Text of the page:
October 24, 2018

Background:  Oseltamivir (Tamiflu), a neuraminidase inhibitor, was approved by the FDA in 1999.  The majority of the evidence supporting the use of the medication came from trials funded by Roche, the maker of the drug. Safety issues with the drug began sprouting up in 2009, due to case reports in Japan of neuropsychiatric events and these events eventually led to a label warning. The Cochrane collaboration published analyses of the available data in 1999, 2003, and 2006, supporting the use of the drug. However, in 2009, the  Cochrane collaboration began to question Roche about the completeness of the data they were using, which was data from another meta-analysis with 10 RCTs.  Only 2 of those RCTs (Nicholson 2000 and Treanor 2000) were published in peer-reviewed journals.  The other 8 RCTs were presented as proceedings of congress or abstracts in meetings.  Cochrane decided to undertake a complete analysis of full clinical trial data, but had difficulties accessing the data until 2013.  This post will serve as a review of the evidence for and against the use of Oseltamivir (Tamiflu) after the full clinical trial data was finally released.

September 17, 2018

Background: The mis- and overuse of antibiotics continues to be a growing problem in medicine; the results of which are increased health-care costs, increased antibiotic resistance and, ultimately, patient harm. Unnecessary antibiotics are particularly prevalent in the treatment of lower respiratory tract infections (LRTIs) including asthma exacerbations and bronchitis. While it would be nice to simply stop using antibiotics when they’re not indicated, issues in stewardship abound. Amongst these are legitimate concerns by providers that the patient may have a bacterial infection causing their symptoms and, thus, benefit from a course of antibiotics.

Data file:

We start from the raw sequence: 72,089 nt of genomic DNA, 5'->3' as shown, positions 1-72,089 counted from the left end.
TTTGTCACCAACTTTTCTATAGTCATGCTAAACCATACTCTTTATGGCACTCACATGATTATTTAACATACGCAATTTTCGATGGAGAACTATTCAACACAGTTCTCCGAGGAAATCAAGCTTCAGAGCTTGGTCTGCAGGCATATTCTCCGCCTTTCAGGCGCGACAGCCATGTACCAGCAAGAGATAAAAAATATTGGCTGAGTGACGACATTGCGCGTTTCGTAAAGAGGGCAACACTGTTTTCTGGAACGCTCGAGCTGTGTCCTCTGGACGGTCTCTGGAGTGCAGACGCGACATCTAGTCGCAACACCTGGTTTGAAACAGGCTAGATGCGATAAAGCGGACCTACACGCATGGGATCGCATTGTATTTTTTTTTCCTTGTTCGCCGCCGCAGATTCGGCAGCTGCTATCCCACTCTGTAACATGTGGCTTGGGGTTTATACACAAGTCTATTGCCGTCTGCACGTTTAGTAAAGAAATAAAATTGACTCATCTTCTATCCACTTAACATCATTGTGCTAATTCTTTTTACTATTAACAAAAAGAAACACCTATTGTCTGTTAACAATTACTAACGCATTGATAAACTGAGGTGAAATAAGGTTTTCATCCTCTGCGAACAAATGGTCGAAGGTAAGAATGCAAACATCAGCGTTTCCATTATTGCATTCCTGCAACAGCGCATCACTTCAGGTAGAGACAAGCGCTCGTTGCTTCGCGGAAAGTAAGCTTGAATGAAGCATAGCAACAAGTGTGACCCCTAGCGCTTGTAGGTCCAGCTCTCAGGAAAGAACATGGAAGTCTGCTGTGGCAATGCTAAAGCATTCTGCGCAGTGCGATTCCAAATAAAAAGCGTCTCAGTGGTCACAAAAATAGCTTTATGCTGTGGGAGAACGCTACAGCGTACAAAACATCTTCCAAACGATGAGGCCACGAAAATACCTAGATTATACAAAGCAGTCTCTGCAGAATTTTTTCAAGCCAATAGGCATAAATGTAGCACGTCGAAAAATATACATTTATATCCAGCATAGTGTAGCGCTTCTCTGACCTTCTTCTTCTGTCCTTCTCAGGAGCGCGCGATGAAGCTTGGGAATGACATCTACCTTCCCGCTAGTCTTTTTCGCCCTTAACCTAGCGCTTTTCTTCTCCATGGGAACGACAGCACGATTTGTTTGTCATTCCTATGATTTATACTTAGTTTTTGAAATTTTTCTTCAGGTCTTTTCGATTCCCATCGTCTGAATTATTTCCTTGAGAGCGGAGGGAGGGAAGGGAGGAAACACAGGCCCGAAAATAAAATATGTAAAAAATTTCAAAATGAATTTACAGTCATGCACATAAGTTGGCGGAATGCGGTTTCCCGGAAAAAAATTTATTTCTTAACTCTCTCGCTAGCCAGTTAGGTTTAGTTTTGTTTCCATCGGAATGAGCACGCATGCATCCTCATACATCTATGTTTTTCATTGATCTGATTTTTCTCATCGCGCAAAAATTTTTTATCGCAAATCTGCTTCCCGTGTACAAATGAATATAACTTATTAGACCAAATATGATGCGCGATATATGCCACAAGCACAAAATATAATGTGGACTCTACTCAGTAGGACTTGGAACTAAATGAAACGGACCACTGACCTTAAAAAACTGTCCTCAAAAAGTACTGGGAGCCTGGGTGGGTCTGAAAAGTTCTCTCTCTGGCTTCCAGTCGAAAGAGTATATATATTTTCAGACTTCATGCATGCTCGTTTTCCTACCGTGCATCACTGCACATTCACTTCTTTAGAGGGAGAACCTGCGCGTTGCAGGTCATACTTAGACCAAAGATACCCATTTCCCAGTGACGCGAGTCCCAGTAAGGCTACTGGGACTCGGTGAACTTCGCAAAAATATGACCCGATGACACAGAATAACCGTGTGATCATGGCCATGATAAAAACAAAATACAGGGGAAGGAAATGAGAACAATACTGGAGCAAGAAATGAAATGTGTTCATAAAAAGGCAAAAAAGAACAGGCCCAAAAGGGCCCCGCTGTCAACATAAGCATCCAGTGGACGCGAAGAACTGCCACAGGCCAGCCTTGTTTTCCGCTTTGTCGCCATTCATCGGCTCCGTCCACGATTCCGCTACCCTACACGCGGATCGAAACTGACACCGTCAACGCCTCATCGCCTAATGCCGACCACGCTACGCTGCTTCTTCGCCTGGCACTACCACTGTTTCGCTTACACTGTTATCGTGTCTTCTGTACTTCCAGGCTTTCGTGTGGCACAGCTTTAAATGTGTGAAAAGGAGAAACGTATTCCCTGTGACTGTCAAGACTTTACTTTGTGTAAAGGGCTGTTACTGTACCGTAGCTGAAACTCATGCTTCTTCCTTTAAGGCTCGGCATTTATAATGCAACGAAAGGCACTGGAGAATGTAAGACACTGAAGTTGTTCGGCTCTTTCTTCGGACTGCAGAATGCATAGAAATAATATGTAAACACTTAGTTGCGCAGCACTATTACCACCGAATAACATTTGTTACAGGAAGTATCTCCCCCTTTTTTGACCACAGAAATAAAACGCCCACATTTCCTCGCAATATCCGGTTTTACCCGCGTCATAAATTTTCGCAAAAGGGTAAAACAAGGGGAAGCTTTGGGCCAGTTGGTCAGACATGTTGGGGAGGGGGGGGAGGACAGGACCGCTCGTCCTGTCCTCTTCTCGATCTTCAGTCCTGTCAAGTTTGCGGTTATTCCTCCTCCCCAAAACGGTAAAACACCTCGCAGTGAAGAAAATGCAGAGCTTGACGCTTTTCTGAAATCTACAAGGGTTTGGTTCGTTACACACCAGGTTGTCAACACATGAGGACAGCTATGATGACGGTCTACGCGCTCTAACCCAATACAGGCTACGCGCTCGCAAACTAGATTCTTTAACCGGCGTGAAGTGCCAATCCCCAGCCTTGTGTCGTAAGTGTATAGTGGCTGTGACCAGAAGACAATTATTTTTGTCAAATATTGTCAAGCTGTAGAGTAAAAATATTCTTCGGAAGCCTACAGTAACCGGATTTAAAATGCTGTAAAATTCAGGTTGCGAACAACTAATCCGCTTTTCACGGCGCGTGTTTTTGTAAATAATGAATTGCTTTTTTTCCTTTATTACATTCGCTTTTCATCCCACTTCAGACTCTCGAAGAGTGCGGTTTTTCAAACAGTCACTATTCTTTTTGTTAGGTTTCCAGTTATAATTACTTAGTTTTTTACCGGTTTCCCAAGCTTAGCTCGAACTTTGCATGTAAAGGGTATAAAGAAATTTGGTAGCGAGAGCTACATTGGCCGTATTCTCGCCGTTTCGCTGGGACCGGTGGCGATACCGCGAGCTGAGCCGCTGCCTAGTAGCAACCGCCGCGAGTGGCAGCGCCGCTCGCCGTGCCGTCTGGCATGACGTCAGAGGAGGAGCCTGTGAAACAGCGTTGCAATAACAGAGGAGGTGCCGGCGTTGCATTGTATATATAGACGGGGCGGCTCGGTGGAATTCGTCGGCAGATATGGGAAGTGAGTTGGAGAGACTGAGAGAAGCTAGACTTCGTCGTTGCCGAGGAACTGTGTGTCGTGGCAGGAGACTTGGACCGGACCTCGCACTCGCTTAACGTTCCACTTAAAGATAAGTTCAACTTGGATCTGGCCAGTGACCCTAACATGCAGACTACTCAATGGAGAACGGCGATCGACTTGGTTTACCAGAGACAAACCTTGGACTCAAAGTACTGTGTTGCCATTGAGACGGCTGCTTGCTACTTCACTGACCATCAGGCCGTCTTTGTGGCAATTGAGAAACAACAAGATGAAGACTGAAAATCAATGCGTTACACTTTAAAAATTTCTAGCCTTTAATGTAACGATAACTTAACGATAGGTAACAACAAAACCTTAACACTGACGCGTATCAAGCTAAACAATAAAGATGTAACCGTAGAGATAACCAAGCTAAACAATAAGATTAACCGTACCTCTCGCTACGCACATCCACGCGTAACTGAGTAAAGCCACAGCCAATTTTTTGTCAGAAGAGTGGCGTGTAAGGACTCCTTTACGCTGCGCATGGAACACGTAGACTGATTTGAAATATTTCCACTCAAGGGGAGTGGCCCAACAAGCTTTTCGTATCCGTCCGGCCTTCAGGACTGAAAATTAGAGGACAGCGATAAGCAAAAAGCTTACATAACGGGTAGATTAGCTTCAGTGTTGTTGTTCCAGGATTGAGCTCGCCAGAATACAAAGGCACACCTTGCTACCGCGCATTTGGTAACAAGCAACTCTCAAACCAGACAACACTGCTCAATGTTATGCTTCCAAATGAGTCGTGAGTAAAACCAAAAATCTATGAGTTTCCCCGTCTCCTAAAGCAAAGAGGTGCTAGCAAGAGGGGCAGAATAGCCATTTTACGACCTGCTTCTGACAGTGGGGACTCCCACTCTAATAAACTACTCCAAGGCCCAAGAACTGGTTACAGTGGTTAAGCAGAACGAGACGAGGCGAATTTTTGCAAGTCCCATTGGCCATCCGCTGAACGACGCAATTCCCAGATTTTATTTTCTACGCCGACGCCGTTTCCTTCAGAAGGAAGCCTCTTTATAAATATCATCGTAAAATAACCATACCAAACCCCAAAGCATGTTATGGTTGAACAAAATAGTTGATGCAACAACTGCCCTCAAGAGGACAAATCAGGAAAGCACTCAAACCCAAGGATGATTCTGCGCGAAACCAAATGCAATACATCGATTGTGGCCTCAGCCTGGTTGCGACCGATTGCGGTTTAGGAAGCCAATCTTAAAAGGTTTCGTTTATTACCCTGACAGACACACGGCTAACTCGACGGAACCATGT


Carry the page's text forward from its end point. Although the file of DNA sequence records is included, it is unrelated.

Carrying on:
Procalcitonin has been touted in recent years as a lab test that can help with this conundrum. Ideally, an elevated procalcitonin level would indicate the presence of a bacterial infection and, thus, suggest benefit from use of antibiotics while a low procalcitonin level would suggest a viral or non-bacterial etiology and suggest an absence of benefit from antibiotics. A recent Cochrane review showed potential for a procalcitonin approach but, there was minimal Emergency Department based evidence.

July 27, 2018

Background: In patients with an acute respiratory illness (ARI), it is often difficult to determine whether a bacterial infection is the underlying etiology and whether antibiotics are warranted. Excess antibiotic use carries risk of bacterial resistance, medical costs, and adverse drug effects. However, underuse of antibiotics risks inadequate treatment and progression of disease. In the setting of a bacterial infection, cytokines stimulate procalcitonin production and release. The serum procalcitonin level increases with the progression of bacterial infection and decreases upon recovery. Procalcitonin production is actually blocked in the setting of viral infection, resulting in low serum levels. Numerous studies have investigated the use of procalcitonin for the determination of initiating antibiotics as well as for aiding in decisions to terminate their use.

This Evidence-Based Emergency Medicine (EBEM) article reviews the following systematic review:

Schuetz P et al. Procalcitonin to initiate or discontinue antibiotics in acute respiratory tract infections. Cochrane Database Syst Rev 2017. PMID: 29025194

July 6, 2018

Background: Community acquired pneumonia (CAP), defined as lower bronchial tree infection in a patient that has not been hospitalized in the last 90 days is a commonly diagnosed disease. There rolex replica watches are between 2-4 million episodes per year in the US with roughly 500,000 hospital admissions (Rosen’s). Most outpatients are treated with azithromycin (or another macrolide antibiotic) as this drug gives a simple treatment regimen (single drug, simple dosing, short course). However, the efficacy of this regimen has been questioned in recent years as resistance patterns shift.